Back in September 2017, the credit monitoring firm Equifax disclosed a breach that exposed the personal information of more than 140 million people.
The data breach soon turned into a public relations catastrophe, causing major damage to the credit brand’s reputation. Equifax’s Buzz Score — an indication of how negative or positive people feel about a brand — fell 33 points in the first 10 days after the hack was publicized. For context, that’s a 44 percent larger Buzz decline than the one Chipotle Mexican Grill suffered in October 2015 after its E. coli crisis.
Even the best customer service in the world won’t matter for a brand with a damaged reputation. Within the first week after the breach, Equifax lost four billion dollars in stock market value, and its costs directly associated with the breach totaled an additional $439 million by the end of 2017.
Equifax isn’t an exception — cyberattacks attacks are happening, and with a vengeance. CenturyLink, in its 2018 Threat Report, revealed that it tracked 195,000 threats, on average, every day. In fact, by 2021, cyber researcher Cybersecurity Ventures has estimated the world’s annual cost of cybercrime to be $6 trillion.
In the meantime, compliance with new online regulations continues to be a challenge and many are still adjusting to the new normal created by the European Union’s General Data Protection Regulation.
Coming out of National Cybersecurity Awareness Month and into the new year, it’s a good time to step back and think carefully about why beefing up cybersecurity and regulatory compliance may be one of the most important steps a company can take to protect its reputation.
Here are a few simple rules to keep in mind.
Speak In A Language That Motivates And Makes Sense
Team members whose jobs are not centered on compliance — customer service or sales, for example — may be tempted to circumvent cybersecurity best practices as they go about their day-to-day jobs.
When security efforts cause additional work that distracts from primary tasks, it’s easy to understand why employees will choose noncompliant behavior. They essentially opt for efficiency over security.
An effective way to help employees fight that temptation is to focus on the value behind prioritizing these efforts and the reasons why doing so will positively impact their individual job functions.
For customer-facing roles, for instance, it might help to ditch the jargon and simply explain that regulators are enforcing these new rules because consumers demand them.
David Wagner, president and chief executive officer of Zix, an email security company, explains that value: “Most adults have fallen victim to a data breach and are increasingly appalled by how companies misuse their personal data. [They] want to work with companies that can prove they take data protection seriously.”
Making cybersecurity and compliance part of everyone’s primary function — and explaining it in a way that employees understand — goes a long way toward remaining compliant and gaining customer confidence.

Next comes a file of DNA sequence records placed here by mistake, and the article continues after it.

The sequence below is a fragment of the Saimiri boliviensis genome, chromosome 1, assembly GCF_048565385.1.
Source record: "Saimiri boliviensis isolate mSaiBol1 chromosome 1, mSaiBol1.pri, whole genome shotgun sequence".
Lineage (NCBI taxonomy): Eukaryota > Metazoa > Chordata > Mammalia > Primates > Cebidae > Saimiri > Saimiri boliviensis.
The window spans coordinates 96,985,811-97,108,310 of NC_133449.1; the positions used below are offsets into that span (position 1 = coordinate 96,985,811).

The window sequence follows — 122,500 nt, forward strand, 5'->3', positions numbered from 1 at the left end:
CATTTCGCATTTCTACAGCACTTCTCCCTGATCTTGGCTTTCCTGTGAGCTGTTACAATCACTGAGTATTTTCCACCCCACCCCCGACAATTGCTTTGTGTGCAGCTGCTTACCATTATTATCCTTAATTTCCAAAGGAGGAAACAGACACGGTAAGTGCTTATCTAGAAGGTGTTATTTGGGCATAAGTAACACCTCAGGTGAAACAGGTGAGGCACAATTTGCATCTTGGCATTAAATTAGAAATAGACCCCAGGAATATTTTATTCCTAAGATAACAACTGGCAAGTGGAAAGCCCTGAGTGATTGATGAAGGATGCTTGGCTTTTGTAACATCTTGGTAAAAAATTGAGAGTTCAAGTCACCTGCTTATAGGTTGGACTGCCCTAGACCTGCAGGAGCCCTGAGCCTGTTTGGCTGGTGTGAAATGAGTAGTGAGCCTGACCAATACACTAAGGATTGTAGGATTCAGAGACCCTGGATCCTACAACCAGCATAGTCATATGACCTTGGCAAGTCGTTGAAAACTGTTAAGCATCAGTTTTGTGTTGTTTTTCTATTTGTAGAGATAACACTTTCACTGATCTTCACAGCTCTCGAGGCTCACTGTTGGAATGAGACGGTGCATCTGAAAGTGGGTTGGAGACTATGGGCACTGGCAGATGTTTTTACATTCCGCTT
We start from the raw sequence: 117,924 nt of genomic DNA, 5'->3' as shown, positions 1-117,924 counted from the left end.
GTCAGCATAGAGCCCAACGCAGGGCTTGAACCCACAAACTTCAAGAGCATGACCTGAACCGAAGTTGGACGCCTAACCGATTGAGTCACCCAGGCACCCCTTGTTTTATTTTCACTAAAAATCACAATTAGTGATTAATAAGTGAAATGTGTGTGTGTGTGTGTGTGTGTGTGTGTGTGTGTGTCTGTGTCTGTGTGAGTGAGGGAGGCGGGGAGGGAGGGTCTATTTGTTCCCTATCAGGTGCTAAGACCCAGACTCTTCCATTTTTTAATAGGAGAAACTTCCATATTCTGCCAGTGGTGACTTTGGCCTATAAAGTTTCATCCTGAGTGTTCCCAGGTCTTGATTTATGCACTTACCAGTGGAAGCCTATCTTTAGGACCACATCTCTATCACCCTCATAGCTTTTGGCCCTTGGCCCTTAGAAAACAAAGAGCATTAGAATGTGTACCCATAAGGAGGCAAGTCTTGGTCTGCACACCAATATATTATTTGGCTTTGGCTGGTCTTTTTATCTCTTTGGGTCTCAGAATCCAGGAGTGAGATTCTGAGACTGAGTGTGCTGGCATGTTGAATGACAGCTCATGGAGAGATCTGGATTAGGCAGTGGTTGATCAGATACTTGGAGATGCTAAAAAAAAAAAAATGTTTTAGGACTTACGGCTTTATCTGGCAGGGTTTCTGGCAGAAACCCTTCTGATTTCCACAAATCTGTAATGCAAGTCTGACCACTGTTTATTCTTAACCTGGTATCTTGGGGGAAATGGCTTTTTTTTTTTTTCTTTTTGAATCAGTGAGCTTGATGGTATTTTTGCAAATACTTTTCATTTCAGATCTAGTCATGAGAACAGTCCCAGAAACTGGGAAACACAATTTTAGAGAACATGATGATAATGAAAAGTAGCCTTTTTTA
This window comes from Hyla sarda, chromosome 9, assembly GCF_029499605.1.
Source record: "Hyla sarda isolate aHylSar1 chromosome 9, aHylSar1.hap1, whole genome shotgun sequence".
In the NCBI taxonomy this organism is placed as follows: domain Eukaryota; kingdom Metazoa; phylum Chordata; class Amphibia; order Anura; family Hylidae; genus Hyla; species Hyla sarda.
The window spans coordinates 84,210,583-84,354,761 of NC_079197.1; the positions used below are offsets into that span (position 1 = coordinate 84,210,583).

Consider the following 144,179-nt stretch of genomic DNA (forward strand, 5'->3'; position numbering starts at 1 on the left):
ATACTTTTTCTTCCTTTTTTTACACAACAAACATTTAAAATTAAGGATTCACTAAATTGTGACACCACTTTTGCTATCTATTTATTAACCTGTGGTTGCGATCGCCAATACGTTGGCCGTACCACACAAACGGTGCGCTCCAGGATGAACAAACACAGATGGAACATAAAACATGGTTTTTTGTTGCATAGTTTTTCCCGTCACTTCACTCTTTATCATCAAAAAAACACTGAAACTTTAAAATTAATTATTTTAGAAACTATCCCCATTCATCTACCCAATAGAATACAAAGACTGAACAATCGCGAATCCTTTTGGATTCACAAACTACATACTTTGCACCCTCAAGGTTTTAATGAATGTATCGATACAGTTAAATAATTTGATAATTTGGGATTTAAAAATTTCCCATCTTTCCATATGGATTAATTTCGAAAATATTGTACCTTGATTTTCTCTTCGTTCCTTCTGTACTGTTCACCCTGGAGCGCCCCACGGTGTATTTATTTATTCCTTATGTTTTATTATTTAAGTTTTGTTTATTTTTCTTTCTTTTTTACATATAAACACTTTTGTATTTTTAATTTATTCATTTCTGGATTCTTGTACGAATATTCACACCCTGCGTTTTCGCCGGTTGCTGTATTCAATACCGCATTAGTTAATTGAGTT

Be An Example For Your Team
Cybersecurity isn’t just an issue for IT. Every single employee can affect a company’s level of security depending on what they do — or don’t do — as they carry out their day-to-day responsibilities.
Cybersecurity is every employee’s responsibility. But employees are unlikely to prioritize cybersecurity and regulatory compliance best practices if leadership doesn’t set a good example.
One way to keep motivation high is to find ways to incentivize those who follow or support a culture of cybersecurity. Companies that send out weekly cyber tips emails might reward those who read them by entering those employees into a gift card raffle. Gamifying cybersecurity awareness can be as simple as offering prizes to those who complete supplemental security training programs, report phishing messages, and engage in other pro-security activities.
Experts suggest employing a rigorous patch management system to keep track of which employees are installing software updates and which ones are falling behind. But while there may be consequences for those who fail to keep up with recent patches, try to find opportunities to publicly praise those who are practicing good security hygiene.
Know Where You’re Vulnerable
No two businesses have the same exact cybersecurity risks and threats. Assessing those risks first allows a business to address its most critical vulnerabilities — and keep existing systems as efficient as possible — rather than attempting to prioritize all cybersecurity efforts at once.
To start the process, some businesses hire third-party companies to conduct the risk assessment, although that can be expensive. Others decide to complete that assessment in-house, though it’s worth considering that some industries requires special certifications that only specialists can provide.
Depending on the risk assessment, common next steps include exposing employees to online phishing simulations, scanning websites and networks for vulnerabilities, and securing physical devices.
Most cybersecurity practices, though, are only as effective as the employees who enact them. Keeping hackers at bay ultimately comes down to both identifying risks and consistently defending against those risks. Only companies who do both will have the best chance of keeping cyberattacks — and damaging PR catastrophes — at bay.